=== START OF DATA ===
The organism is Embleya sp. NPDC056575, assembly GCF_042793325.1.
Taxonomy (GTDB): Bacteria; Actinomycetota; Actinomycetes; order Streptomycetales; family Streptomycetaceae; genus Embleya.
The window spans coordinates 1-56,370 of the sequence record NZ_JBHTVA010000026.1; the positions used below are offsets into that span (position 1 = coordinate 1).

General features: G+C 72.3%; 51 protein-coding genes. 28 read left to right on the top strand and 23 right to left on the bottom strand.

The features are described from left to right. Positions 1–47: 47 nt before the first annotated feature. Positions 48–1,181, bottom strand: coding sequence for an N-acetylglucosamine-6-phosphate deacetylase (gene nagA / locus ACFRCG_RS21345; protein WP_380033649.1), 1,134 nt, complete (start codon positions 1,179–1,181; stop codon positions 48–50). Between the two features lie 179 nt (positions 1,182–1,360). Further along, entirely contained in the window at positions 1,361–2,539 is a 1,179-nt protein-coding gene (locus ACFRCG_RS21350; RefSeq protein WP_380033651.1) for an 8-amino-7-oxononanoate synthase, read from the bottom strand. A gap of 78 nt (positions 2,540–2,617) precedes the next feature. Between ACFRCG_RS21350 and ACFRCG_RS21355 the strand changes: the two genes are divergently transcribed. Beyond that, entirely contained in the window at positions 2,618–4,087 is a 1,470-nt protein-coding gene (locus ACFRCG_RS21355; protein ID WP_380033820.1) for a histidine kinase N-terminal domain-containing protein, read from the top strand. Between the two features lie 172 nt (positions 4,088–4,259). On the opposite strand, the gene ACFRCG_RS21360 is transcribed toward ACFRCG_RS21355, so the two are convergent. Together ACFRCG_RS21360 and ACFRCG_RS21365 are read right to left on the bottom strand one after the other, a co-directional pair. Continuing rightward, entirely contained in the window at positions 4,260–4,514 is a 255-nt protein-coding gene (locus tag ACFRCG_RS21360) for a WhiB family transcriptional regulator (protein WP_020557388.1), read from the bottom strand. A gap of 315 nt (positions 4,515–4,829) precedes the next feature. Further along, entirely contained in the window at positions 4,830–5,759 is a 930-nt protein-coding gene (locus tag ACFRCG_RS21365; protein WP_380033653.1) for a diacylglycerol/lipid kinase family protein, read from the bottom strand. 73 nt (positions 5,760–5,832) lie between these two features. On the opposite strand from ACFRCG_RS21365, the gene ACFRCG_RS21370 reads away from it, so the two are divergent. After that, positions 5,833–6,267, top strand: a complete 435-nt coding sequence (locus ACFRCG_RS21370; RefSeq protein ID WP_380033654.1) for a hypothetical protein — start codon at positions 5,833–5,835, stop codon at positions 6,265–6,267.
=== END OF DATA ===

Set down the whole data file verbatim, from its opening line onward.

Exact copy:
The organism is Embleya sp. NPDC056575, assembly GCF_042793325.1.
Taxonomy (GTDB): Bacteria; Actinomycetota; Actinomycetes; order Streptomycetales; family Streptomycetaceae; genus Embleya.
The window spans coordinates 1-56,370 of the sequence record NZ_JBHTVA010000026.1; the positions used below are offsets into that span (position 1 = coordinate 1).

General features: G+C 72.3%; 51 protein-coding genes. 28 read left to right on the top strand and 23 right to left on the bottom strand.

The features are described from left to right. Positions 1–47: 47 nt before the first annotated feature. Positions 48–1,181, bottom strand: coding sequence for an N-acetylglucosamine-6-phosphate deacetylase (gene nagA / locus ACFRCG_RS21345; protein WP_380033649.1), 1,134 nt, complete (start codon positions 1,179–1,181; stop codon positions 48–50). Between the two features lie 179 nt (positions 1,182–1,360). Further along, entirely contained in the window at positions 1,361–2,539 is a 1,179-nt protein-coding gene (locus ACFRCG_RS21350; RefSeq protein WP_380033651.1) for an 8-amino-7-oxononanoate synthase, read from the bottom strand. A gap of 78 nt (positions 2,540–2,617) precedes the next feature. Between ACFRCG_RS21350 and ACFRCG_RS21355 the strand changes: the two genes are divergently transcribed. Beyond that, entirely contained in the window at positions 2,618–4,087 is a 1,470-nt protein-coding gene (locus ACFRCG_RS21355; protein ID WP_380033820.1) for a histidine kinase N-terminal domain-containing protein, read from the top strand. Between the two features lie 172 nt (positions 4,088–4,259). On the opposite strand, the gene ACFRCG_RS21360 is transcribed toward ACFRCG_RS21355, so the two are convergent. Together ACFRCG_RS21360 and ACFRCG_RS21365 are read right to left on the bottom strand one after the other, a co-directional pair. Continuing rightward, entirely contained in the window at positions 4,260–4,514 is a 255-nt protein-coding gene (locus tag ACFRCG_RS21360) for a WhiB family transcriptional regulator (protein WP_020557388.1), read from the bottom strand. A gap of 315 nt (positions 4,515–4,829) precedes the next feature. Further along, entirely contained in the window at positions 4,830–5,759 is a 930-nt protein-coding gene (locus tag ACFRCG_RS21365; protein WP_380033653.1) for a diacylglycerol/lipid kinase family protein, read from the bottom strand. 73 nt (positions 5,760–5,832) lie between these two features. On the opposite strand from ACFRCG_RS21365, the gene ACFRCG_RS21370 reads away from it, so the two are divergent. After that, positions 5,833–6,267, top strand: a complete 435-nt coding sequence (locus ACFRCG_RS21370; RefSeq protein ID WP_380033654.1) for a hypothetical protein — start codon at positions 5,833–5,835, stop codon at positions 6,265–6,267.